now that you have given us the lead, we can all work on this together. It will be great if praja folks can take up one question that naveen has raised and reformulate it.

additional questions:

we need to put in a question that asks them how much they are tied to the CDP. With so many of Bangalore's roads setup for redevelopment because of CDP, how do does public transport factor that in?

if money is a problem, what are the plans to get private money in? why not break bangalore into zone's like vikash proposes and then invite private players to come up with solutions for that zone?

Naveen's picture

MRTS - Questions

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TS - noted. Yr point taken - will rephrase & post. The alignments thro' JC Rd, Richmond Rd & Residency Rd had already been in the pipeline during the ELRTS project. Also, I understand that thro' shoolay is already being planned by BMRCL in Ph-2. The additions are only the ones thro' Hosur Rd, KH Rd, Mission Rd, Corpn & Kasturba Rd, & all these seem faesible for elevated sections, I feel.
tsubba's picture

Metro Cost - Hyd Model?

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This is how Hyderabad is going about its metro... Covering 67 kilometres and over three routes, this project is bigger than the Delhi Metro and has a timeframe of 35 years. This is the first metro transport project in the country being developed under the public, private participatory (PPP) model, and is being cited as a flagship project for replication in other cities. This is unlike other metro projects under implementation that are Government driven. The Andhra Pradesh government will hold 11% stake in this public-private partnership and the bidding is for the balance 89%. And 18% of the capital will be raised via equity, 42% through debt, and the balance will be subsidised by the Government of India. NVS Reddy, Managing Director, Hyderabad Metro Rail, said, “We will not give this project any operational subsidy but a one-time capital subsidy. As per our financial model, 40% of the cost will be given as viability funding by the Government of India.” The Central Government has approved financial assistance of Rs. 1,639 crores for the Hyderabad Metro Rail project towards 20 per cent of the total project cost of Rs. 8,482 crores under the `viability gap funding' scheme. The Centre was inclined to consider a bigger grant for the project of which 60 per cent will be raised by the private Build, Operate & Transfer (BOT) developer and the rest by the State Government, said Hyderabad Metro Rail (HMR) Managing Director-designate N.V.S. Reddy. Reliance Energy, Essar Constructions and GVK are among five companies bidding for the Rs 8,500 crore Hyderabad Metro Rail Project. Sources: Money Control The Hindu Any lessons from this for us?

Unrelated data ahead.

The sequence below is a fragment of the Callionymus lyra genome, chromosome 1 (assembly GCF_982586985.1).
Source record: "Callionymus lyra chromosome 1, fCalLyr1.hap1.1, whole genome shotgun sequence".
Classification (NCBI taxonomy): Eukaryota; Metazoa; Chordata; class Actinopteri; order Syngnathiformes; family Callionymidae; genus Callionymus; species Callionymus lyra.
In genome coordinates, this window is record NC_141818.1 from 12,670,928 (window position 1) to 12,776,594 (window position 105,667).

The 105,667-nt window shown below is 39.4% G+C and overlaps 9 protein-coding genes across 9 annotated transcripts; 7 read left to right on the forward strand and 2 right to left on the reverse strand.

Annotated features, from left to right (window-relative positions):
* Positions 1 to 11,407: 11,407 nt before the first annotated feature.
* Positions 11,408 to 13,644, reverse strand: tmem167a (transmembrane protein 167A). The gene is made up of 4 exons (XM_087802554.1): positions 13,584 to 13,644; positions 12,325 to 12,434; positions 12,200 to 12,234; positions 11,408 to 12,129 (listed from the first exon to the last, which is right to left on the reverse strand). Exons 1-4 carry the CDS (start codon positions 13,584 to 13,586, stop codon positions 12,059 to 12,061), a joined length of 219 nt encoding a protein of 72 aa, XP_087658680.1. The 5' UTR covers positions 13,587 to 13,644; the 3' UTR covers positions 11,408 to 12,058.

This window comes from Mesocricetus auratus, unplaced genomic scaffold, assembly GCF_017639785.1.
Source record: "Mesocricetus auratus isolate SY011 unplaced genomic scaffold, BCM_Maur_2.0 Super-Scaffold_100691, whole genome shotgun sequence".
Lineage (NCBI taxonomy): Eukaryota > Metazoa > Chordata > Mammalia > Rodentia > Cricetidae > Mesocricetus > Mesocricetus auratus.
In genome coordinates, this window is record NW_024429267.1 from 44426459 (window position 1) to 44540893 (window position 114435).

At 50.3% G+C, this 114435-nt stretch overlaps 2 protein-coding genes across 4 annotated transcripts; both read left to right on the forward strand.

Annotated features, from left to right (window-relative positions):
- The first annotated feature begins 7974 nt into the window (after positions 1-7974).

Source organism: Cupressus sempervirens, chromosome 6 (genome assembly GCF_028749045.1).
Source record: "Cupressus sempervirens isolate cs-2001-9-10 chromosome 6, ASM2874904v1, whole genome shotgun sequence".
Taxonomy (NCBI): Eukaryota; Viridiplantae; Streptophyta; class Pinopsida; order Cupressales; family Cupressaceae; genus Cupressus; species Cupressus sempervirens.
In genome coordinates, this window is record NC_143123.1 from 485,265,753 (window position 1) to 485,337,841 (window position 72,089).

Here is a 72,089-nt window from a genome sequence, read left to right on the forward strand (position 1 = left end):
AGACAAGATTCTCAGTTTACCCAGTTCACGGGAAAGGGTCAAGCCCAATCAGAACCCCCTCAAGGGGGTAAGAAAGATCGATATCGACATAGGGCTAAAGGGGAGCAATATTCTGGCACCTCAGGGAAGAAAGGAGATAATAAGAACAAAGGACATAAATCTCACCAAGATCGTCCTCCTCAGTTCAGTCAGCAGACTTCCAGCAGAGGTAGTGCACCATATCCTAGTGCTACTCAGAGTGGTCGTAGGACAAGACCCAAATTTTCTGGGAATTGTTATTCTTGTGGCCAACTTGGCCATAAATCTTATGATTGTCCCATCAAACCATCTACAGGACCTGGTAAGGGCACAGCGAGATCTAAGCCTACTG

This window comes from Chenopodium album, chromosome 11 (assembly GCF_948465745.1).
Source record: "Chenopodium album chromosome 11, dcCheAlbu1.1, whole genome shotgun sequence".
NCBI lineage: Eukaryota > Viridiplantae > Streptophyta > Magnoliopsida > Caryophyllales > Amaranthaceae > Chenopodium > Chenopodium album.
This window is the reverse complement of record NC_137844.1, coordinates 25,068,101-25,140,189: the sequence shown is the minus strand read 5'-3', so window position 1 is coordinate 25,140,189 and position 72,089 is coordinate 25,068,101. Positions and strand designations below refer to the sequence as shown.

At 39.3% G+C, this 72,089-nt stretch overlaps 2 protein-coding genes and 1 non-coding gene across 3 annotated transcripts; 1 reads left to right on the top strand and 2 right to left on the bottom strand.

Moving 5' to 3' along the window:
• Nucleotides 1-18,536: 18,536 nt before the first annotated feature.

tsubba's picture


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harold davis
Vasanth's picture

Network projected cannot be successful if there is no feeder.

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The network shown in flickr link is good, but, it cannot be successful unless we have the feeder system that has been discussed in cvikash's post. All these things run on important areas, but, there are many areas in Bangalore which are uncovered. For example, Chamarajpet. Chamarajpet is such a busiest place today, but, people have to travel almost near KR road to catch a Metro. But, good thing about Chamarajpet is many buses pass through this and this will serve them enough. Places which are not covered by any MRTS should be augmented with very good and mainly attractive city buses making people to get tempted to travel in city Bus. Also we need smaller vehicles acting as man movers locally, say for example interior of Jayanagar 9th block to interior to Jayanagar 2nd block. These kind of scenarios will become blind spot with MRTS.
silkboard's picture

Autos do the feeder job

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The critical feeder job is in part done by auto-rickshaws today. Lots of noise, lots of pollution, and a lot of hassle going by general public complaints about them. If not the autos, private vehicles could do the feeder job, but then you need to have parking space - which as I said is a waste of two resources, vehicle as well as real estate. Look at Volvos for example. Unless I live along the route itself, how do I get to use one with a lot of 'hassle'? Other problem with Volvo is, they take a lot of time compared to a personal car, reason - they don't keep schedules (based on my experience with 333P - late each time I tried). Metro as designed today will have the similar problems. Too many stations would slow you down. And it will impact mostly the people who live very close to the route. Lesser stations, and good feeder design should make Metro better and successful.
tsubba's picture


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vasanth... that is nature solving a problem. if you look again that network has links that are different of widths/capacities. :) that is why i liked that image. i have also noticed that none of the natural networks through which something flows has loops. ring roads are a uniquely human phenomena.
tsubba's picture


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my two cents. autos are taxis only cheaper hardware. auto drivers are doing the same job as a BMTC driver but has none of the organization, and security that BMTC driver has. auto is a service/transport industry. no training. if i remember correctly, IT biggies sent their experts to HAL and trained people like baggage handlers, security walas etc in service and etiquette. i BMTC has codes for its volvo drivers. and so on. auto is only symptom. comment guidelines